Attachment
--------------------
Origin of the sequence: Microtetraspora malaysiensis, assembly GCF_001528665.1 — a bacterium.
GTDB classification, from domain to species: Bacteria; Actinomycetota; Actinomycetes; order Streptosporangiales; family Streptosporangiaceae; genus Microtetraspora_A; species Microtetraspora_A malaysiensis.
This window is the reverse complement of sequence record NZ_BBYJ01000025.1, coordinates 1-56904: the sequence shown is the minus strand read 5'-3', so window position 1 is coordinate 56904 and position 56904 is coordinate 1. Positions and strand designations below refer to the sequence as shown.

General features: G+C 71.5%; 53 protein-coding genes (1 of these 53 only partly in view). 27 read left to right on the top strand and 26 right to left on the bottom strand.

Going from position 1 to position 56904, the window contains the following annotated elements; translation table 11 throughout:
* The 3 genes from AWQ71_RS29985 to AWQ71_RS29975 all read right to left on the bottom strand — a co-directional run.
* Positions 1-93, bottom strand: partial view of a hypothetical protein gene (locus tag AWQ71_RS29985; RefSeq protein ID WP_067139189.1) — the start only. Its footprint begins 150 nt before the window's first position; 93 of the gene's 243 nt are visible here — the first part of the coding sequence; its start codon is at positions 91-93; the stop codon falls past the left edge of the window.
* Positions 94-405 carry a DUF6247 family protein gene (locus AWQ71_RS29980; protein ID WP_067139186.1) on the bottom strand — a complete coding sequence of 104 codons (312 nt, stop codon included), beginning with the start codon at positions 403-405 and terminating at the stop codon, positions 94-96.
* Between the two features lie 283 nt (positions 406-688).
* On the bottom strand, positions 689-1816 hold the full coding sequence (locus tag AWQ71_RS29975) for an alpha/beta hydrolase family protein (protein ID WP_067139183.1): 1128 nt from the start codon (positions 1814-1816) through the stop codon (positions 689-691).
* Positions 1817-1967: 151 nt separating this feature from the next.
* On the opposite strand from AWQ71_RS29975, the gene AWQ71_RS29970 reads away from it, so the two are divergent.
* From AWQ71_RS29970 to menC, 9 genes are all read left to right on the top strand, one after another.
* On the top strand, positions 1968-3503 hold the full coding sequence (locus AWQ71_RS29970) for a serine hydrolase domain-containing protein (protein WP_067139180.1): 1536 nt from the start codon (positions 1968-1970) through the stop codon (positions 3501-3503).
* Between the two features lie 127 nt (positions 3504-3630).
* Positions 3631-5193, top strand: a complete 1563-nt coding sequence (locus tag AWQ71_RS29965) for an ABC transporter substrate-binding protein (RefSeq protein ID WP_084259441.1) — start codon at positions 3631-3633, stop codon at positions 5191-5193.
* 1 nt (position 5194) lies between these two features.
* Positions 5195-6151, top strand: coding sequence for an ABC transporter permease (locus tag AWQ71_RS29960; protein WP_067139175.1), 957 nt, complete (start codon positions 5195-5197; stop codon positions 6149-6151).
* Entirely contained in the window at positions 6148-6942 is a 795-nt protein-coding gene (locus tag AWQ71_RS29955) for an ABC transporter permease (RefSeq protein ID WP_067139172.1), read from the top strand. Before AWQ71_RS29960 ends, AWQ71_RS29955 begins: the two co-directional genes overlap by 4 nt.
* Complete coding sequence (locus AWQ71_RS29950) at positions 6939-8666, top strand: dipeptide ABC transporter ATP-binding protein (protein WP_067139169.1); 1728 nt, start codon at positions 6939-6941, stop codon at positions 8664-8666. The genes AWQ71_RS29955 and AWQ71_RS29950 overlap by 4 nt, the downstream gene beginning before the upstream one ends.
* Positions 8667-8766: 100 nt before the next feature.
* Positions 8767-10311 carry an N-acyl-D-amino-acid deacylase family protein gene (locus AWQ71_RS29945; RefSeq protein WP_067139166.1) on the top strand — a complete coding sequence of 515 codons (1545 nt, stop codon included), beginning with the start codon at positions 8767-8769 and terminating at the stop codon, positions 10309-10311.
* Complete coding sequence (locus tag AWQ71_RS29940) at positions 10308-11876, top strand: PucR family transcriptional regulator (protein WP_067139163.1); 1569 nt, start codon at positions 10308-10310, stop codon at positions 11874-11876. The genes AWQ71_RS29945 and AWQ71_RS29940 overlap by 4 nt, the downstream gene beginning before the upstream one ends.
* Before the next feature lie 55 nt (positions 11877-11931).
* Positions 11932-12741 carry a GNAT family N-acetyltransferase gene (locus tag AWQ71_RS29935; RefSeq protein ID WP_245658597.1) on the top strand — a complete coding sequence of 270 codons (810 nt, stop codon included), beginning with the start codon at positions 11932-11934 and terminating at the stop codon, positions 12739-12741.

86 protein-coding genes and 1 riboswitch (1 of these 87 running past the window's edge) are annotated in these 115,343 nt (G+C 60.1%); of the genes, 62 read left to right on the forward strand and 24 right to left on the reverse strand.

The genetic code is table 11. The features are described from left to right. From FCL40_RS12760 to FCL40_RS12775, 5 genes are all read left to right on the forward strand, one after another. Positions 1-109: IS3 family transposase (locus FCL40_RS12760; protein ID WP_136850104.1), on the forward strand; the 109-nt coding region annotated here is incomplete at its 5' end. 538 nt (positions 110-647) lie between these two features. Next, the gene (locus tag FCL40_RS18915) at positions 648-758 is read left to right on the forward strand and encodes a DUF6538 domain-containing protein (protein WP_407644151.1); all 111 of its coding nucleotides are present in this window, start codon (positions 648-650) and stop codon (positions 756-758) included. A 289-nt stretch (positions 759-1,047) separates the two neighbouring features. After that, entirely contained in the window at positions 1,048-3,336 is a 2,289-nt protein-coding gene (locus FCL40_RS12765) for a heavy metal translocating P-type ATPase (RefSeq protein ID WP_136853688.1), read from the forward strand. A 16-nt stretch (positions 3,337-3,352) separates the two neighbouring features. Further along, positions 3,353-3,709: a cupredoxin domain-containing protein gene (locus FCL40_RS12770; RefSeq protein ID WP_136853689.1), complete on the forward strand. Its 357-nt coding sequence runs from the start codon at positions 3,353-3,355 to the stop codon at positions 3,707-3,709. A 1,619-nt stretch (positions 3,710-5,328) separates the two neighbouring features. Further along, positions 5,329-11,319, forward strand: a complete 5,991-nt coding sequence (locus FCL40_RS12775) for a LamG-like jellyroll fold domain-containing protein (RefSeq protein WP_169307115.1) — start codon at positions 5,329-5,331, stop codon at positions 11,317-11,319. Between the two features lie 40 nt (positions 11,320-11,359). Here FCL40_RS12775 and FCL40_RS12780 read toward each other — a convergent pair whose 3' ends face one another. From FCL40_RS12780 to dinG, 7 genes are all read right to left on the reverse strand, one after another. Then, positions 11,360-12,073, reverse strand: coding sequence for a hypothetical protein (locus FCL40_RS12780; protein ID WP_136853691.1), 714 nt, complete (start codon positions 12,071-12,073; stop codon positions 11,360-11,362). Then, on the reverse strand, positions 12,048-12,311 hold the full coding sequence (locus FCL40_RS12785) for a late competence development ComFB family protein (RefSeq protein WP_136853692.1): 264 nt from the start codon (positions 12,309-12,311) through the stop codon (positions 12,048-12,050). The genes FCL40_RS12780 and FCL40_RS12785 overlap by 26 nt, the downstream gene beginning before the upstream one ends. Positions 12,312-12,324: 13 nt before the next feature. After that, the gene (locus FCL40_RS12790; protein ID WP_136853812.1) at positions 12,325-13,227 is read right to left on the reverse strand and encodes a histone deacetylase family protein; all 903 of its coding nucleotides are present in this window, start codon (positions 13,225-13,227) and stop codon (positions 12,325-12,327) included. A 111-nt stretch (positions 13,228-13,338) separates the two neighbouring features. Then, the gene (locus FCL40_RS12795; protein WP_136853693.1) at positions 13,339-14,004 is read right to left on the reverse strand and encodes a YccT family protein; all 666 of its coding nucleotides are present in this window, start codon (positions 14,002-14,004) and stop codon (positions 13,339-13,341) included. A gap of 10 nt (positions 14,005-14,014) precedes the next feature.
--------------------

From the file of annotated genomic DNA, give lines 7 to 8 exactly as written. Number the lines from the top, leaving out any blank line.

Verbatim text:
* Positions 1-93, bottom strand: partial view of a hypothetical protein gene (locus tag AWQ71_RS29985; RefSeq protein ID WP_067139189.1) — the start only. Its footprint begins 150 nt before the window's first position; 93 of the gene's 243 nt are visible here — the first part of the coding sequence; its start codon is at positions 91-93; the stop codon falls past the left edge of the window.
* Positions 94-405 carry a DUF6247 family protein gene (locus AWQ71_RS29980; protein ID WP_067139186.1) on the bottom strand — a complete coding sequence of 104 codons (312 nt, stop codon included), beginning with the start codon at positions 403-405 and terminating at the stop codon, positions 94-96.